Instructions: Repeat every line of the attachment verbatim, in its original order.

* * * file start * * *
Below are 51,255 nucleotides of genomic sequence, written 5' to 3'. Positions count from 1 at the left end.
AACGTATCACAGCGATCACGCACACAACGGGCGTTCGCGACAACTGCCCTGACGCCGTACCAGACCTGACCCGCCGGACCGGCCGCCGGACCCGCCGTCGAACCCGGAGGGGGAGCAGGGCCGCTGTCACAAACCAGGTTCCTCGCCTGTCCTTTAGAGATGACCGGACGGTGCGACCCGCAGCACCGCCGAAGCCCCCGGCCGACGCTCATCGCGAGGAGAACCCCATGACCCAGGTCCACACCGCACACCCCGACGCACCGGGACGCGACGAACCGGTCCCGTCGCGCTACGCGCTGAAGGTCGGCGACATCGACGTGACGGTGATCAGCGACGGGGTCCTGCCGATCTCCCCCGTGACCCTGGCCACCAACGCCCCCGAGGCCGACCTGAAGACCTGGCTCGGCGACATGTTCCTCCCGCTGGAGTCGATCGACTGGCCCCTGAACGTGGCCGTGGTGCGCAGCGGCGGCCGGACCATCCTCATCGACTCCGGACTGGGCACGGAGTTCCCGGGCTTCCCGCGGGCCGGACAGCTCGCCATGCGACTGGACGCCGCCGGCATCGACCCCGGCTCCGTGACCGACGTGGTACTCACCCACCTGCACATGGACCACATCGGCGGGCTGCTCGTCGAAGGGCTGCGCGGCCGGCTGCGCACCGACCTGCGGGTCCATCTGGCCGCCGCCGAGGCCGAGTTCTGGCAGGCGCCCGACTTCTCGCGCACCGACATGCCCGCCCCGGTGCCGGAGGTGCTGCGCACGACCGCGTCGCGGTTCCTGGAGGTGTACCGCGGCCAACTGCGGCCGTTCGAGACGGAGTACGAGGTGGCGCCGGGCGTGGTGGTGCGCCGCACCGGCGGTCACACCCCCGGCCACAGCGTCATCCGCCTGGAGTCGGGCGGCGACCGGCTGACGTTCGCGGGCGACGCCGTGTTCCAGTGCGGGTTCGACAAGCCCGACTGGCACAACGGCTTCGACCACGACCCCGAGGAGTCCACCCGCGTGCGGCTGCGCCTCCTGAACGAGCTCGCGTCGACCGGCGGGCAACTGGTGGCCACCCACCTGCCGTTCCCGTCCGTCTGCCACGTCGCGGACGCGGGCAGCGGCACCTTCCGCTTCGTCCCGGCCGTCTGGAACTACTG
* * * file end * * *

Below are 51,255 nucleotides of genomic sequence, written 5' to 3'. Positions count from 1 at the left end.
AACGTATCACAGCGATCACGCACACAACGGGCGTTCGCGACAACTGCCCTGACGCCGTACCAGACCTGACCCGCCGGACCGGCCGCCGGACCCGCCGTCGAACCCGGAGGGGGAGCAGGGCCGCTGTCACAAACCAGGTTCCTCGCCTGTCCTTTAGAGATGACCGGACGGTGCGACCCGCAGCACCGCCGAAGCCCCCGGCCGACGCTCATCGCGAGGAGAACCCCATGACCCAGGTCCACACCGCACACCCCGACGCACCGGGACGCGACGAACCGGTCCCGTCGCGCTACGCGCTGAAGGTCGGCGACATCGACGTGACGGTGATCAGCGACGGGGTCCTGCCGATCTCCCCCGTGACCCTGGCCACCAACGCCCCCGAGGCCGACCTGAAGACCTGGCTCGGCGACATGTTCCTCCCGCTGGAGTCGATCGACTGGCCCCTGAACGTGGCCGTGGTGCGCAGCGGCGGCCGGACCATCCTCATCGACTCCGGACTGGGCACGGAGTTCCCGGGCTTCCCGCGGGCCGGACAGCTCGCCATGCGACTGGACGCCGCCGGCATCGACCCCGGCTCCGTGACCGACGTGGTACTCACCCACCTGCACATGGACCACATCGGCGGGCTGCTCGTCGAAGGGCTGCGCGGCCGGCTGCGCACCGACCTGCGGGTCCATCTGGCCGCCGCCGAGGCCGAGTTCTGGCAGGCGCCCGACTTCTCGCGCACCGACATGCCCGCCCCGGTGCCGGAGGTGCTGCGCACGACCGCGTCGCGGTTCCTGGAGGTGTACCGCGGCCAACTGCGGCCGTTCGAGACGGAGTACGAGGTGGCGCCGGGCGTGGTGGTGCGCCGCACCGGCGGTCACACCCCCGGCCACAGCGTCATCCGCCTGGAGTCGGGCGGCGACCGGCTGACGTTCGCGGGCGACGCCGTGTTCCAGTGCGGGTTCGACAAGCCCGACTGGCACAACGGCTTCGACCACGACCCCGAGGAGTCCACCCGCGTGCGGCTGCGCCTCCTGAACGAGCTCGCGTCGACCGGCGGGCAACTGGTGGCCACCCACCTGCCGTTCCCGTCCGTCTGCCACGTCGCGGACGCGGGCAGCGGCACCTTCCGCTTCGTCCCGGCCGTCTGGAACTACTG